The American journal of pathology | 2021
Exposure to microbial metabolite butyrate prolongs the survival time and changes the growth pattern of HPV16 E6/E7-immortalized keratinocytes in vivo.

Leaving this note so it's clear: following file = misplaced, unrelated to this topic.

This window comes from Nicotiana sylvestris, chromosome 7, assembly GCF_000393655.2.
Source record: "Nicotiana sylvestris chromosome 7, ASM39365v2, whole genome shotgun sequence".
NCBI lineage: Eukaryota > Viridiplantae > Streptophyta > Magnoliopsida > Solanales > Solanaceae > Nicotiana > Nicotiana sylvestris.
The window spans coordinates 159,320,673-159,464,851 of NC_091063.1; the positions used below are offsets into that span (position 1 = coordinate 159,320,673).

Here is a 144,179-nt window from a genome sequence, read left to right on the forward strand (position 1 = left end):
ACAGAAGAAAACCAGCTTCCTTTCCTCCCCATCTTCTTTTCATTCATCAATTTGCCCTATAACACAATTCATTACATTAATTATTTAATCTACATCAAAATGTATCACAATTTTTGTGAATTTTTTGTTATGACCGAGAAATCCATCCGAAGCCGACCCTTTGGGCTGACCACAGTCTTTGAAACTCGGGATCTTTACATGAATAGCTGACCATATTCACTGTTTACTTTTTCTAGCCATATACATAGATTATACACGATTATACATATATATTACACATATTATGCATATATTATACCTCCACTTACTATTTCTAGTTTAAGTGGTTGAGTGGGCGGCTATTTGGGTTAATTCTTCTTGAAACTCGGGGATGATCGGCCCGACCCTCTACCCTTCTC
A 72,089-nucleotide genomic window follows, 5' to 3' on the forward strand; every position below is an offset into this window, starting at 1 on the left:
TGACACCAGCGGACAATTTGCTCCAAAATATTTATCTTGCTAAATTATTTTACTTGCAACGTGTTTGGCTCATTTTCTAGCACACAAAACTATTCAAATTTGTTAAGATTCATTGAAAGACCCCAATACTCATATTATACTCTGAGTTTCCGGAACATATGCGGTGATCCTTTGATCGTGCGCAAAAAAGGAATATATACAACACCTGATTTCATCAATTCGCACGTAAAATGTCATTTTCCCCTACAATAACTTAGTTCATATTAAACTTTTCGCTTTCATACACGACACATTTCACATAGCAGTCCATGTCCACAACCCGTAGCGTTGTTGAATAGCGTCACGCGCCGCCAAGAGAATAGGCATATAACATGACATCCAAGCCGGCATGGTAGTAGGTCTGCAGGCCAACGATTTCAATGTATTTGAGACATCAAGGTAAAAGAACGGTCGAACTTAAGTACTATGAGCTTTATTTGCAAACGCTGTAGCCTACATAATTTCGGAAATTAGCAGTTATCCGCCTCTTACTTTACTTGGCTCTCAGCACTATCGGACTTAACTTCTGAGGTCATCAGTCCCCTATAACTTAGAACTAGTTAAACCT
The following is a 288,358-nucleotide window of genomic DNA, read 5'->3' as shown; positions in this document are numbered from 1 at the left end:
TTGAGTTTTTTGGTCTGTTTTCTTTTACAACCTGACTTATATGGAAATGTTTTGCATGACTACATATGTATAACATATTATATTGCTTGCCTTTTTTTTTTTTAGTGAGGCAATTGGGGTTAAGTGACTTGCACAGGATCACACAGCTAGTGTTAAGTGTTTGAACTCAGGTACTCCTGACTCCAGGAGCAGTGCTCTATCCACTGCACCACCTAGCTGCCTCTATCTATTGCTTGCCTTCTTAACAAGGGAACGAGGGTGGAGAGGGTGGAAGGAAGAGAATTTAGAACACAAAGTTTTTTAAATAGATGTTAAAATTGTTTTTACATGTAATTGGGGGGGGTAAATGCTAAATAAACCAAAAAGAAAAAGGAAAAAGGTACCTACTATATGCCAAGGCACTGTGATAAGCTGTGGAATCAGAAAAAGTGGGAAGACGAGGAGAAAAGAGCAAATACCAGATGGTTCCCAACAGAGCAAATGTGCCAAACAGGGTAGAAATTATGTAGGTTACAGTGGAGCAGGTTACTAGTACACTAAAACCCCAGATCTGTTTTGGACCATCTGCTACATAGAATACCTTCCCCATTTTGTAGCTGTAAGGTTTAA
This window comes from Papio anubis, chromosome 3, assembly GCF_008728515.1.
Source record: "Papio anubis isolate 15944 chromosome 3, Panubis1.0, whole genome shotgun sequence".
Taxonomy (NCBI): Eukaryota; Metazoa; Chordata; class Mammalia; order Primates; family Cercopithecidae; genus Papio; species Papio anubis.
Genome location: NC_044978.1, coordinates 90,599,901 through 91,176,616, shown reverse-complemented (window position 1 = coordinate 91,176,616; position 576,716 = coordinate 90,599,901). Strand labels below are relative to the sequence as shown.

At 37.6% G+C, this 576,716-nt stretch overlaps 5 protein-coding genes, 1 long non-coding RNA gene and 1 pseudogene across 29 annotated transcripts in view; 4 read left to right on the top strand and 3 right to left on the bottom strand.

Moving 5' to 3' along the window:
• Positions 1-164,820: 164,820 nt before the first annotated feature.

Human papillomavirus (HPV) is a ubiquitous human pathogen that can be cleared by host immunity. Nonetheless, a small percentage of the patients develop persistent infection with oncogenic HPV, which poses an increased risk of developing HPV-associated malignancy. While cell-mediated immunity is a known systemic factor, local factors that influence persistent HPV infection have not been fully investigated. HPV-related head/neck cancers have a strong site preference for the oropharynx, suggesting the existence of unique local factors that promote HPV-induced oncogenesis. The human oropharynx often harbors anaerobic bacteria that produce a variety of byproducts, including butyrate. Because butyrate is a potent epigenetic modulator, it could be an environmental factor influencing the development of HPV-positive oropharyngeal malignancy. In this study, we showed that butyrate treatment changed the property of HPV16 E6/E7-immortalized keratinocytes. In vitro, the treatment increased the cells migration ability, slowed the growth, and increased the genotoxic resistance. When implanted in the syngeneic mice, the treated keratinocytes survived longer and exhibited a different growth pattern. The survival advantage obtained after butyrate exposure potentially can increase the susceptibility of HPV-infected oropharyngeal keratinocytes to further malignant transformation. Our results suggest that tonsillar bacteria s fermentation products may play an important role in the long-term persistence of high risk-HPV infection, which is a critical risk factor for developing HPV-positive oropharyngeal malignancy.